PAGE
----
Cross addiction

I’ve become very aware of the issues of cross addiction this week.

A patient, who I previously supported through an alcohol detox, has relapsed –  not by drinking but with harmful use of drugs. Just like with alcohol , the use has escalated, is out of control and is causing serious issues in their life. Just like with alcohol, the drug use is secretive, destructive and so damaging.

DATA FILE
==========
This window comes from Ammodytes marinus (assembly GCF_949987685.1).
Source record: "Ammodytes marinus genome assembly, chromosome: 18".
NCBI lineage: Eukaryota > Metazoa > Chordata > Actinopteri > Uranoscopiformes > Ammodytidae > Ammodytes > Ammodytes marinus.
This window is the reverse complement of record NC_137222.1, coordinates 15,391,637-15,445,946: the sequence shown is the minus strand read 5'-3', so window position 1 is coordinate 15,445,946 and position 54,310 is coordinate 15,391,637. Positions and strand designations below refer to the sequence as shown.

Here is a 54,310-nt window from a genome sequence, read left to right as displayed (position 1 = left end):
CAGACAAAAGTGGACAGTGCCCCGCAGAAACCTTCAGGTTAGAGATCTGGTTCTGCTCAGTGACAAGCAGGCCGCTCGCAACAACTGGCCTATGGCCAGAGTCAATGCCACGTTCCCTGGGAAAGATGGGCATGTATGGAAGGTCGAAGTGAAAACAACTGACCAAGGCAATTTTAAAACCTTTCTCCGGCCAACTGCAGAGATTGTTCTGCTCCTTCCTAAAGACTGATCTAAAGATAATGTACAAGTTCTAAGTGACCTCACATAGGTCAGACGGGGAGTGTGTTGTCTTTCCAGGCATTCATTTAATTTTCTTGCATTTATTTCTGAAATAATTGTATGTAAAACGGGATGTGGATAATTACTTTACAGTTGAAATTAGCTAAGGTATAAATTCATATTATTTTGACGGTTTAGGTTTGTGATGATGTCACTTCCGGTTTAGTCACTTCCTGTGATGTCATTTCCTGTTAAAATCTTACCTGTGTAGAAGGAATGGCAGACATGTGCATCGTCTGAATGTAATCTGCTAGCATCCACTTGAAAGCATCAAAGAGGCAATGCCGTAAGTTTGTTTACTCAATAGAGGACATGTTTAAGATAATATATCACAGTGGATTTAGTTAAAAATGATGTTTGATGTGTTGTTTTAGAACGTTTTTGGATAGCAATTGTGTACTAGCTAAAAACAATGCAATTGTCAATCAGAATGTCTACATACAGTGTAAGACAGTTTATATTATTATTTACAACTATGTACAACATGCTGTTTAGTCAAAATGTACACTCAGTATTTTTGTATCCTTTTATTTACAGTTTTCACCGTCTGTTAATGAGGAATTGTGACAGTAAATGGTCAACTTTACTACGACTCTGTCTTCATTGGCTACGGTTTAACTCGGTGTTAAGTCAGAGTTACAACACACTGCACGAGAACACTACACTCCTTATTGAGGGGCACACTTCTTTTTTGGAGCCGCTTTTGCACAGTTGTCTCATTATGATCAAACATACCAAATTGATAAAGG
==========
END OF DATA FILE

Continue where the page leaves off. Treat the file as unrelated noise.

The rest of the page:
i am very aware that my food / body image issues are part of a cross addiction syndrome. I have lost 21lbs since the Summer, I look less dumpy and feel more attractive (no idea why this matters to me at the moment but it really does) but the addiction part is more than that. It’s about control, I can’t control the emotions I’m experiencing; sitting with them is frustrating, painful and I feel I am making little progress. But I can control what I eat. I can distract myself from insoluble emotional distress by punishing my physical self… starvation comes with its own endorphin high, and the added kick of fitting into clothes a size or two smaller, of people telling me I look “great” , of being complimented on my weight loss… it’s heady stuff. This is not new, I’ve struggled on and off with eating / body image issues all my life. Right now it’s very hard for me to eat a complete meal, to sit down with the kids and eat, or to eat much at all. It’s “just about” 0k at the moment- I’m eating enough and my weight is stable at the moment… but it’s a bit precarious…